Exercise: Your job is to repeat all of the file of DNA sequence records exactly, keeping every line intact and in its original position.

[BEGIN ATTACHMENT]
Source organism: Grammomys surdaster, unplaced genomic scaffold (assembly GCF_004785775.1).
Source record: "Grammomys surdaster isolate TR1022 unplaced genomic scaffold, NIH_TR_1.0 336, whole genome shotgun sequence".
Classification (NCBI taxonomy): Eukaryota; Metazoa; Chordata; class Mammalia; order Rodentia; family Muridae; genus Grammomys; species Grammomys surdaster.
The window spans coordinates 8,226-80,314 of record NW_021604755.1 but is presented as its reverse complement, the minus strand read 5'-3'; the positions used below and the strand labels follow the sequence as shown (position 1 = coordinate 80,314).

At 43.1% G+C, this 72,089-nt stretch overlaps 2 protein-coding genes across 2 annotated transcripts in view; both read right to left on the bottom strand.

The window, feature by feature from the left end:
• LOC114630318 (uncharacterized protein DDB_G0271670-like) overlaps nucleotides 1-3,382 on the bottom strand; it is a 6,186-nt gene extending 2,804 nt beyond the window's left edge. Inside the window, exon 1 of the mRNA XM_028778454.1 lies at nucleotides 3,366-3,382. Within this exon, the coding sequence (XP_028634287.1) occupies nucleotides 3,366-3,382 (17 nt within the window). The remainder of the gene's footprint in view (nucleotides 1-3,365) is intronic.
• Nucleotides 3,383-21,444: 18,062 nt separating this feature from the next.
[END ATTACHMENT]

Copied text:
Source organism: Grammomys surdaster, unplaced genomic scaffold (assembly GCF_004785775.1).
Source record: "Grammomys surdaster isolate TR1022 unplaced genomic scaffold, NIH_TR_1.0 336, whole genome shotgun sequence".
Classification (NCBI taxonomy): Eukaryota; Metazoa; Chordata; class Mammalia; order Rodentia; family Muridae; genus Grammomys; species Grammomys surdaster.
The window spans coordinates 8,226-80,314 of record NW_021604755.1 but is presented as its reverse complement, the minus strand read 5'-3'; the positions used below and the strand labels follow the sequence as shown (position 1 = coordinate 80,314).

At 43.1% G+C, this 72,089-nt stretch overlaps 2 protein-coding genes across 2 annotated transcripts in view; both read right to left on the bottom strand.

The window, feature by feature from the left end:
• LOC114630318 (uncharacterized protein DDB_G0271670-like) overlaps nucleotides 1-3,382 on the bottom strand; it is a 6,186-nt gene extending 2,804 nt beyond the window's left edge. Inside the window, exon 1 of the mRNA XM_028778454.1 lies at nucleotides 3,366-3,382. Within this exon, the coding sequence (XP_028634287.1) occupies nucleotides 3,366-3,382 (17 nt within the window). The remainder of the gene's footprint in view (nucleotides 1-3,365) is intronic.
• Nucleotides 3,383-21,444: 18,062 nt separating this feature from the next.